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Port Orchard billboard ban draws fire

William Crittenden, attorney for Gotcha Covered Media, expresses his frustration to the city council.   - Courtesy photo
William Crittenden, attorney for Gotcha Covered Media, expresses his frustration to the city council.
— image credit: Courtesy photo

Representatives from a Gig Harbor outdoor advertising agency whose application last summer to construct several large billboards in Port Orchard was determined to violate the city’s recent ban on such structures appealed their case at a Feb. 22 city council hearing.

Vigorously.

“You need to pull your head out and stop wasting my client’s money,” said William J. Crittenden, a lawyer representing Rick Engley, owner of Gotcha Covered Media. “Are any of you even lawyers? It’s a little silly that I’m trying to make legal arguments to people who aren’t lawyers, who are receiving legal advice from someone who is in the same firm as what is allegedly my opponent.”

Greg Jacoby, the city’s attorney, said that was a non-issue.

“Our law firm represents the city,” he said. “There’s no problem, in this context, with the law firm both defending the Planning Department and providing legal advice to the city council.”

But Crittenden repeatedly attacked Jacoby at the meeting.

“Do you think that you’ve done a good job of choosing your city attorney?” Crittenden asked Port Orchard Mayor Lary Coppola on Tuesday. “I’ve been treated like crap by your city attorney for six months.”

Coppola listened to Crittenden’s attacks for five minutes and then rapped his gavel until Critenden sat down.

“This is over,” Coppola said. “We’re done here. This man doesn’t have the right to insult everyone in this room because he’s not getting his way. He’s acting like a spoiled child.”

Coppola then left the hearing and didn’t return.

The meeting continued without him.

Gotcha Covered Media applied for building permits for eight billboards up to 35 feet tall on commercial properties along Sedgwick Road, Mile Hill Drive and State Route 16.

The city’s Planning Department denied the request six months ago.

The company, however, argues its application was filed before passage of the ordinance prohibiting the billboards.

Jennifer Forbes, who is representing the city’s Planning Department, acknowledged the advertising agency’s application was submitted prior to enactment of the ordinance but insisted the city was within its rights to deny it retroactively.

“Vesting is a legal doctrine that basically says that an application cannot be denied because a law changes mid-stream,” she explained. “But vesting is not one of those one-size-fits-all concepts.”
For example, building permits vest, while sign permits don’t.

The city’s initial moratorium on billboards, enacted shortly after Gotcha Covered submitted their application, includes language indicating that billboards vest.

“A moratorium is hereby imposed upon accepting or processing any applications or permits for billboards or outdoor advertising structures unless the application was fully vested,” Crittendon read from the moratorium decree.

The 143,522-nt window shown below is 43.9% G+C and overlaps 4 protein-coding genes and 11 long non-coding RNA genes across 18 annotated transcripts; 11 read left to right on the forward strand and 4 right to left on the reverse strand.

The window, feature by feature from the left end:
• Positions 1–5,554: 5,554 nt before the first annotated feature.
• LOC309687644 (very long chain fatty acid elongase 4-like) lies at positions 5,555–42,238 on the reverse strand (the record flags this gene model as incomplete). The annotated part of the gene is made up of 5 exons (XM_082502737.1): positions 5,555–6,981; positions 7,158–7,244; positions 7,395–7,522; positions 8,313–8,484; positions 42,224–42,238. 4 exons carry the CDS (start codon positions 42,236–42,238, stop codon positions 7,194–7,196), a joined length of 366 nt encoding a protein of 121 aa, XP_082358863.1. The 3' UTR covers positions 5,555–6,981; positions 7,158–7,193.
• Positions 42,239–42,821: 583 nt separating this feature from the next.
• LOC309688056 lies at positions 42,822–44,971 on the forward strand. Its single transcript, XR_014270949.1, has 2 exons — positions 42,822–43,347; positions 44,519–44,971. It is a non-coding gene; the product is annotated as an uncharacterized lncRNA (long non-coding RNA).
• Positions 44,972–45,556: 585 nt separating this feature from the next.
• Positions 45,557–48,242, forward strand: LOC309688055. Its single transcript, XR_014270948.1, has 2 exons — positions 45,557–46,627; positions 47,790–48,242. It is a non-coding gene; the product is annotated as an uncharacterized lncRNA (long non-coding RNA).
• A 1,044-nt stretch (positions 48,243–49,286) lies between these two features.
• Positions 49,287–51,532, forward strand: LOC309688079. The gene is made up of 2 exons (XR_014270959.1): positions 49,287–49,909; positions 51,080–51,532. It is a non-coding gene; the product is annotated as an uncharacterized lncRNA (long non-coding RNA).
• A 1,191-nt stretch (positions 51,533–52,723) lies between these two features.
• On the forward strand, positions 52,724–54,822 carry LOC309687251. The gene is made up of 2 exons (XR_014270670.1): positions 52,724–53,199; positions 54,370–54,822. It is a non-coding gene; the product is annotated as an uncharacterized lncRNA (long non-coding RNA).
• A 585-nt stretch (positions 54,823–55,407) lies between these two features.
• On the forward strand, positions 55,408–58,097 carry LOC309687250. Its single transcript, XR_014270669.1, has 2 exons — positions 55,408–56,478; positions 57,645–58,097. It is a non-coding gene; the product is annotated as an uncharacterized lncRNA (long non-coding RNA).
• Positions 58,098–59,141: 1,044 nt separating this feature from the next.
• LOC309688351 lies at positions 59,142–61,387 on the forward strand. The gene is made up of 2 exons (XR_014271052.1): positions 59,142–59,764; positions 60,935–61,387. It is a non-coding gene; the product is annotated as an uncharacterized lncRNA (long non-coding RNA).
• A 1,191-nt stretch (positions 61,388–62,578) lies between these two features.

“If these applications don’t vest,” he asked, “then why does your ordinance say that the reason you passed the moratorium was to stop things from vesting?”

Beyond the vesting issue, the city also denied the permit application because the paperwork wasn’t filled out correctly, Forbes said.

But the city told Engley his application lacked information in the same letter that denied the application, Crittenden said.

“Why would you spend money on engineers and lawyers to provide additional detail about a project,” he asked, “if the city’s position is, ‘That’s not allowed?’”

Besides, Crittenden argued, Engley had provided more than enough detail for the city to proceed with the permitting process.

“Despite the fact that my client provided tax parcel information, drawings, specific information about the zoning and a cover letter,” Crittenden said, “your city attorney and development director are taking the position that we didn’t even give you enough information to process the application.”

Throughout the meeting, Crittendon attacked Forbes, Port Orchard Development Director James Weaver and Greg Jacoby, the city’s attorney.

“I’m sorry that your city council meeting has become a scene of such disruption this evening,” said Crittenden, “but a very serious abuse of city money and power has been happening for six months, and it’s ludicrous that you’re going to go back and consider these arguments.”

The city council hearing isn’t the first or last step in the appeals process for Crittendon and Engley.
They got to the hearing following a denial of their appeal from Theodore Paul Hunter, Port Orchard’s Hearing Examiner, on Nov. 9.

“The city’s interpretation of its code is upheld,” wrote Hunter, “as it was not clearly erroneous but relied upon a defensible analytical rationale.”

It’s rare that a party will push an appeal past the Hearing Examiner to the city council, said Weaver.
“It’s the second appeal to the city council in my jurisdiction since 2008, when I started here,” he said.
The city council has 30 days from the Feb. 22 hearing to issue a written decision.

If Crittenden and Engley or the city of Port Orchard disagree with the decision, then they may appeal to Kitsap County Superior Court.

Engley has been to Superior Court over this issue before.

In 2003, he wanted to install a billboard along State Route 3 in Belfair, and the issue went to Mason County Superior Court, where Engley eventually prevailed.

So far, there are about 700 documents on the record in Port Orchard, related to this issue, said Weaver.

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